Title The Future of Anterior Cruciate Ligament Restoration.
    Date January 1997
    Journal Clinical Orthopaedics and Related Research

    Advancements in the understanding of anatomy, kinematics, and physiology should improve future treatment of anterior cruciate ligament injured knees. The ultimate goal of full restoration of an anterior cruciate ligament injured knee to preinjury status, may be possible in the distant future through genetic manipulation inducing regeneration of tissues. In the midterm future, resorbable stents with incorporated bioactive growth factors have the potential of inducing normal anterior cruciate ligament anatomy without the need for detrimental harvesting of the patient's tissues, or risk of microbial transmission with the use of an allograft. In the near future, the development of more benign autografts and allografts is possible along with methods of resorbable fixation of the graft to bone. Future development of 3-dimensional arthroscopic visualization and robotic surgical techniques have the potential for improvement in graft placement. Advancements in treatment of anterior cruciate ligament deficient knees also can be expected from nonsurgical areas, such as control of muscle atrophy, enhancing cerebellar-proprioceptive rehabilitation, and better bracing techniques. The basic principle of therapy should be to maximize the functional load acceptance and transference capacity of the knee with the least degree of risk to the patient.

    Title Radionuclide Imaging of the Knee with Chronic Anterior Cruciate Ligament Tear.
    Date April 1994
    Journal Orthopaedic Review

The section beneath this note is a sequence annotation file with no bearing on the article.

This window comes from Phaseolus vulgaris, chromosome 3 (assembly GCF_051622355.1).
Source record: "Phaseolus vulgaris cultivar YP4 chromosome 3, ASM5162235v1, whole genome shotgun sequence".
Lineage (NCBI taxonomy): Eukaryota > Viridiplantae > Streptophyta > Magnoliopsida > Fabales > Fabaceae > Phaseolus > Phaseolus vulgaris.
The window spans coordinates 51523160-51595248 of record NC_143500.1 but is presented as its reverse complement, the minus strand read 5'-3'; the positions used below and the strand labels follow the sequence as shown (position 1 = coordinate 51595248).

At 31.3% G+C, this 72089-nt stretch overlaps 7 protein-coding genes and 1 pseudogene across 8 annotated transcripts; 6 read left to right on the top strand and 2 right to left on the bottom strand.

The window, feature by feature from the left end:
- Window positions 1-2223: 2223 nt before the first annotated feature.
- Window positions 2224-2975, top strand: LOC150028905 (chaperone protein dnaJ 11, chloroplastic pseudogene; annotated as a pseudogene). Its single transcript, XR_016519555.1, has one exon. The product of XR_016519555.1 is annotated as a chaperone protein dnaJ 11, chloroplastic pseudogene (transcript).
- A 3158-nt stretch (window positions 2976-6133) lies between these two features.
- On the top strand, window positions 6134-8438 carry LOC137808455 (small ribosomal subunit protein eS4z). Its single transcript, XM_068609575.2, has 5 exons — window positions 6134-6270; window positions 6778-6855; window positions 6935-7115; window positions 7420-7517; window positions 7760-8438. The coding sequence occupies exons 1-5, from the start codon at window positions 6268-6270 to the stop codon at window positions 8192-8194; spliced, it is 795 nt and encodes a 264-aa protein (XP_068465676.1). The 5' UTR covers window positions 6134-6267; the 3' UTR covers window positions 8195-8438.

We studied the results of bone scans in 50 consecutive patients with symptomatic, unilateral, chronic anterior cruciate ligament (ACL) tears. All patients had failed conservative therapy and underwent radionuclide imaging of the knee prior to arthroscopic ACL reconstruction. The scintigraphic activity in each of the three knee compartments was quantitatively scaled from 1 (normal scintigraphic activity) to 4 (marked activity). Quantitative activity in each of the three compartments was correlated with plain radiographic, arthroscopic, and clinical findings. All but four of the scans (92%) showed abnormal scintigraphic activity. The quantitative activity was highest overall in the medial compartment (2.9), followed by the lateral (2.4) and patellofemoral compartments (1.9). In the subgroup of patients with normal menisci (10 patients), most of the abnormal activity was in the lateral compartment (2.9), implying that when the medial meniscus remains competent in the presence of a torn ACL, there is increased stress on the lateral compartment. There was little correlation with scintigraphy and roentgenographic changes, except in the presence of moderate or severe radiographic degenerative arthritis. Similarly, there was little correlation between increased scintigraphic activity and chondromalacia. These results provide a baseline for future studies that use scintigraphic imaging in monitoring restoration of bone homeostasis following ACL reconstruction.